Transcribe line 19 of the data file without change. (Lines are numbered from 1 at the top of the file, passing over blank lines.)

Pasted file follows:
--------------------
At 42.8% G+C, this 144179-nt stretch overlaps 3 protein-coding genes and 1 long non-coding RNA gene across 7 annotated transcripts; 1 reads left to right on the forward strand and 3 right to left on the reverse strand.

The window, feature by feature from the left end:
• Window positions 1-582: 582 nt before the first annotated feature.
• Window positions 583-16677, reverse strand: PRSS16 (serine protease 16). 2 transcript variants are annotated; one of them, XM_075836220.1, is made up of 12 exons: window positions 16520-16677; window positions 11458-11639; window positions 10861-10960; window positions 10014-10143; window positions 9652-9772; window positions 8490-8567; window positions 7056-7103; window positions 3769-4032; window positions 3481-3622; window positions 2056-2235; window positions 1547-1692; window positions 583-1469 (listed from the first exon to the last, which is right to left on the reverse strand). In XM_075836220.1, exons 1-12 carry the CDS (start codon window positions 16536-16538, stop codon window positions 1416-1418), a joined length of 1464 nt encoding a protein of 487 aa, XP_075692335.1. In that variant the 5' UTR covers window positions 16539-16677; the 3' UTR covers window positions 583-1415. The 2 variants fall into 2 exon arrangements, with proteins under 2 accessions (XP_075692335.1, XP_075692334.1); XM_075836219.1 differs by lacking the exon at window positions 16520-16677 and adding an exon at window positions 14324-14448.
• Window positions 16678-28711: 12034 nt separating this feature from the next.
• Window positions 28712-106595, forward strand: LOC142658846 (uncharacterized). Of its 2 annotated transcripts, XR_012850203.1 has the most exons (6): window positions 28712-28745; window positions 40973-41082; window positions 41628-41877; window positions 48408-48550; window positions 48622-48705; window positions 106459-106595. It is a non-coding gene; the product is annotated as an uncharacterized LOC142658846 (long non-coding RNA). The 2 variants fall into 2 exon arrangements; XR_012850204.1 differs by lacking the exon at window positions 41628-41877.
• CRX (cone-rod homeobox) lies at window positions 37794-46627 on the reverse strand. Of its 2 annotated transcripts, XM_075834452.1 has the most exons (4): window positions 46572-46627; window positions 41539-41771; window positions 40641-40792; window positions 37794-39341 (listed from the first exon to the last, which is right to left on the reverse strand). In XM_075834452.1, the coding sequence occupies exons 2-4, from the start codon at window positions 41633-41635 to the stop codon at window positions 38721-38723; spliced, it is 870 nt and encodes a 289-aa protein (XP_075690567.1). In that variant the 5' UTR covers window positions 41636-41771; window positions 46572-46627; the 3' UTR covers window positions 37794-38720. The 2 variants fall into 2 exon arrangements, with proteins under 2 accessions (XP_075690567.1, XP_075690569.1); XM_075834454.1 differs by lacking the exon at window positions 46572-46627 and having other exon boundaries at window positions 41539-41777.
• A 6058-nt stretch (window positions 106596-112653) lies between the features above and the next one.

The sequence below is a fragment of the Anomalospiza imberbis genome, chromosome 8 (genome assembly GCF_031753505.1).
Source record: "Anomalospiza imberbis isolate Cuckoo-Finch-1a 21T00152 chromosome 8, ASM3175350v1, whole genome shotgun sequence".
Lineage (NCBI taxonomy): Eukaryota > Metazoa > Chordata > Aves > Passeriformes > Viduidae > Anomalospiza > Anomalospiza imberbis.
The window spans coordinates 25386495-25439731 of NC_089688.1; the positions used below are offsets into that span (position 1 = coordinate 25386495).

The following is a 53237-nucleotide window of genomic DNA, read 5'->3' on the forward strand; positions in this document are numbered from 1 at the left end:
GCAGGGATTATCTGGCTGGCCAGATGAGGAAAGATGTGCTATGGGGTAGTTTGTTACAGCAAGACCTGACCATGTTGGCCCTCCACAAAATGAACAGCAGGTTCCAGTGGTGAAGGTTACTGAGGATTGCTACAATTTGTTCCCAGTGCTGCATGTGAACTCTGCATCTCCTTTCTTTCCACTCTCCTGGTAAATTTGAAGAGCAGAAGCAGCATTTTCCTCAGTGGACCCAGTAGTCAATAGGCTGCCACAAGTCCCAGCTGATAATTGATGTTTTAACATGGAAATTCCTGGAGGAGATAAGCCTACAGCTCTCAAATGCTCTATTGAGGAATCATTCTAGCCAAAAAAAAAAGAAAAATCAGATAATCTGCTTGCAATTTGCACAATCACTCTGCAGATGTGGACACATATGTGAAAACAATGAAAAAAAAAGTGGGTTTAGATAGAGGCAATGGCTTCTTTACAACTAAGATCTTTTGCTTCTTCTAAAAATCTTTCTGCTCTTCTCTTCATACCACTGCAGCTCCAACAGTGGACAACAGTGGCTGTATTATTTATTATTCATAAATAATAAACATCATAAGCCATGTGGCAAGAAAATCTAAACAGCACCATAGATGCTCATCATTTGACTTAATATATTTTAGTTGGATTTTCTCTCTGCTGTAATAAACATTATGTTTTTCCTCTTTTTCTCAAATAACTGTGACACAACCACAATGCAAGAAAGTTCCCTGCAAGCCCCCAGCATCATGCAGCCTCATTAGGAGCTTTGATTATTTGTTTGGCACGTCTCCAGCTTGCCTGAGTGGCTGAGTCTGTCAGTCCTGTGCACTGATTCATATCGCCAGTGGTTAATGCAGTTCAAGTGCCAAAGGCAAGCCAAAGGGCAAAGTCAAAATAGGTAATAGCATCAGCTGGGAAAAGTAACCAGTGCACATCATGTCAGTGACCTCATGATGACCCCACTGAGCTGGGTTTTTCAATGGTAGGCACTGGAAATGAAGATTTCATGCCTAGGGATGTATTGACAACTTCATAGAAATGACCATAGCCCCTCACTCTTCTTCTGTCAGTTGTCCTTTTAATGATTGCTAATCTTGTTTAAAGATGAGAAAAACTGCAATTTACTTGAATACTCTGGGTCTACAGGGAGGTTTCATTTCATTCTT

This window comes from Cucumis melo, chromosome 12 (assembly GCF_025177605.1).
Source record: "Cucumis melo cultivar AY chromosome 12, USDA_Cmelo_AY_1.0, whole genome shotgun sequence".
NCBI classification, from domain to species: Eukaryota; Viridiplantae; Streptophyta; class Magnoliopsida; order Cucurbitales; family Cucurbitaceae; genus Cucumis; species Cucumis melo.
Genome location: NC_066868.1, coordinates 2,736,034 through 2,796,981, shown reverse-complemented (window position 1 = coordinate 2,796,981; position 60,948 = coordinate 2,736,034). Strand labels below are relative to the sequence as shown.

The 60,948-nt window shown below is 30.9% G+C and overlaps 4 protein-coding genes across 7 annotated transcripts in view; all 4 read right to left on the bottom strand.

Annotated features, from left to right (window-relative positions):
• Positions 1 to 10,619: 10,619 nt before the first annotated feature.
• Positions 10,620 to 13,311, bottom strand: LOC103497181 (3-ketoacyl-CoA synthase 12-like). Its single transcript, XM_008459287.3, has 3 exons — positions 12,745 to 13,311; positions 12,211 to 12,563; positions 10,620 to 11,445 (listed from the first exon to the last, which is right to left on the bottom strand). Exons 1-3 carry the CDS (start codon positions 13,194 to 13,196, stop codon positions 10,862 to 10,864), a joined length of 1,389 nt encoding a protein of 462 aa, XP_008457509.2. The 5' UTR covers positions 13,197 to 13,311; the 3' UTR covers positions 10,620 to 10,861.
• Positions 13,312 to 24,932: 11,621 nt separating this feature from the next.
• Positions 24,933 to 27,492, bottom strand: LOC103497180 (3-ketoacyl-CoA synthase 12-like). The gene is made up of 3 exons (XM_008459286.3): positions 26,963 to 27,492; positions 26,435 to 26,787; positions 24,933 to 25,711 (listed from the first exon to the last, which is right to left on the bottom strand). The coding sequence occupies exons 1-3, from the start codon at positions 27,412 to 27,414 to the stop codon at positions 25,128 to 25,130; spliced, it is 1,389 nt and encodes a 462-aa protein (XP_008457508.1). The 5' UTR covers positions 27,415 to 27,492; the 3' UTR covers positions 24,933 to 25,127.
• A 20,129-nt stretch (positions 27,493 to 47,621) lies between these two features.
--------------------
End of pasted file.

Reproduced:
The 60,948-nt window shown below is 30.9% G+C and overlaps 4 protein-coding genes across 7 annotated transcripts in view; all 4 read right to left on the bottom strand.